The Mortgage Bankers Association (MBA) recently released a report titled, Mind the Gap: A High-level Review of the Need for — and Supply of — Affordable Multifamily Rental Housing. Drawing on several data sources, the report shows the affordable housing needs of low income households, seniors, people with disabilities, veterans, and people with AIDS, finding that there is a significant gap between the need for and supply of affordable housing.
Mind the Gap highlights the gap that exists between the incomes of many households and the cost of building and maintaining safe and decent housing. MBA found that there were more than 18 million households with incomes of $20,000 or less in 2012, with 82% of these households spending 30% or more of their income on housing costs. The report cites analysis by Freddie Mac showing that the number of multifamily renters with incomes at or below 50% of the area median income grew 14% from 2007 to 2011, while the supply of adequate and available multifamily rental units affordable to these households increased by just 4% over the same period.
Mind the Gap also examines the need for homes suitable for elderly people, people with disabilities, veterans, and people with AIDS, groups with unique needs not met by the housing market. MBA reviewed research from HUD showing that the U.S. population aged 65 and over is projected to double to 80 million and increase from 13% to 20% of the total population by 2040. The existing housing stock is not sufficient to meet the needs of such a large senior population. MBA also looked at research from the National AIDS Housing Coalition that highlighted how critical housing is to the health and quality of life for people living with AIDS. Approximately half of all people living with HIV/AIDS will require housing assistance at some point during their illness.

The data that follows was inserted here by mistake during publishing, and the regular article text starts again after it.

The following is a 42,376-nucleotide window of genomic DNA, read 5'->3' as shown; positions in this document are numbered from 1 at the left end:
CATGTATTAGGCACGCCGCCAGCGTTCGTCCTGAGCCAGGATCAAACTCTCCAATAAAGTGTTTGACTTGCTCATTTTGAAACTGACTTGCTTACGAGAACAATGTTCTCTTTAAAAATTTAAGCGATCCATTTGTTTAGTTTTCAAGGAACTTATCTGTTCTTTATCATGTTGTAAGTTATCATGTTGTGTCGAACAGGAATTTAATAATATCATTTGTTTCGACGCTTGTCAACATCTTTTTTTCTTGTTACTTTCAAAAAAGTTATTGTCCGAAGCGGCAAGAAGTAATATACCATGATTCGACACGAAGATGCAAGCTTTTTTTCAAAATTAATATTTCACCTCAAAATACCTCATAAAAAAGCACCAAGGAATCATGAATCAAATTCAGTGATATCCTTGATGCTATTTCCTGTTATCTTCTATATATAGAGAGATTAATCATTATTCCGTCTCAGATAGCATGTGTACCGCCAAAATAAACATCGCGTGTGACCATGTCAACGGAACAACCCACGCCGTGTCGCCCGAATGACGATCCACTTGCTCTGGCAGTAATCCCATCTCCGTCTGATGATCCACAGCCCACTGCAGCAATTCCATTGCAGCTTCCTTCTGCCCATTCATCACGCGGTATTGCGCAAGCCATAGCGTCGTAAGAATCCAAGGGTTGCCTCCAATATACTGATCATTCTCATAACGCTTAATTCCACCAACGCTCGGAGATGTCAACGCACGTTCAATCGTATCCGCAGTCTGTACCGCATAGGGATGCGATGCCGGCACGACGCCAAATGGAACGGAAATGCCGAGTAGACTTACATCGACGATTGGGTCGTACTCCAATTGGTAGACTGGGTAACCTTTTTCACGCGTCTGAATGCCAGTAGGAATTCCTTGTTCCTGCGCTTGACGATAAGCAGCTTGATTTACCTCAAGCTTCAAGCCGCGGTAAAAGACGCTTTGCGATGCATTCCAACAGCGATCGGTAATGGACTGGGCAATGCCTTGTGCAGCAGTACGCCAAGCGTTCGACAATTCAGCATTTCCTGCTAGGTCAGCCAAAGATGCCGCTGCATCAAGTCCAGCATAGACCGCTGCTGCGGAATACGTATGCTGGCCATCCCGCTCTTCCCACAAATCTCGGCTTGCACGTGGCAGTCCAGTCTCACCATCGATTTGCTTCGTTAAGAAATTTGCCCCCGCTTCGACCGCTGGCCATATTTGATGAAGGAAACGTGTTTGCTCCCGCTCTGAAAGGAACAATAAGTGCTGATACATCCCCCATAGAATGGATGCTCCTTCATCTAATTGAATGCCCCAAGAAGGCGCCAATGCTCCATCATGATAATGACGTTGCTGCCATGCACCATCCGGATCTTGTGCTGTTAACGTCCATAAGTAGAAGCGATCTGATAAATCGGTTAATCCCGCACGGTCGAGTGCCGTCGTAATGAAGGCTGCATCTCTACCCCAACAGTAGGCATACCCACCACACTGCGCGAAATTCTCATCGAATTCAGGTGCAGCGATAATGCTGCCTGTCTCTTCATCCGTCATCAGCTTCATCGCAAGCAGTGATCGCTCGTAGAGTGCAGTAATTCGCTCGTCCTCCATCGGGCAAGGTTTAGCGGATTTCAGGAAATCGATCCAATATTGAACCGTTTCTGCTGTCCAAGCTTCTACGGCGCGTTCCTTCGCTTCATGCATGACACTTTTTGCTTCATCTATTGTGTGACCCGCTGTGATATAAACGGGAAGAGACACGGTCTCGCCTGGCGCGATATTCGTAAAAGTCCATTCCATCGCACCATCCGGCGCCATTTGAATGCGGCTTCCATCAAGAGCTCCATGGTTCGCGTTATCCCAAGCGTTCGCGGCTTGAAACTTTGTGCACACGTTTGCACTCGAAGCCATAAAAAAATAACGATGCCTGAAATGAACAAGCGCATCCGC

The report also cites a study conducted by Harvard’s Joint Center for Housing Studies that shows rents rising 5% from 2001 to 2013 while renter incomes fell 10%. MBA notes that vacancy rates are at low levels not seen since 1985. The development of multifamily housing has not kept pace with demand, leading to a tight rental market and increased rental housing costs. MBA also observes that while new multifamily construction is on the rise, it has failed to accommodate household growth or replace the hundreds of thousands of units removed from the stock.
Throughout the report, MBA highlights existing federal programs that address all of the housing needs discussed and emphasizes the importance of these programs, while noting that the programs do not serve all those struggling to meet their housing costs. In order to address these challenges, the report recommends utilizing Federal Housing Administration and Fannie Mae and Freddie Mac loan programs and financing tools to increase construction in the affordable housing market.
The full report is at http://mba.informz.net/MBA/data/images/datanote21915.pdf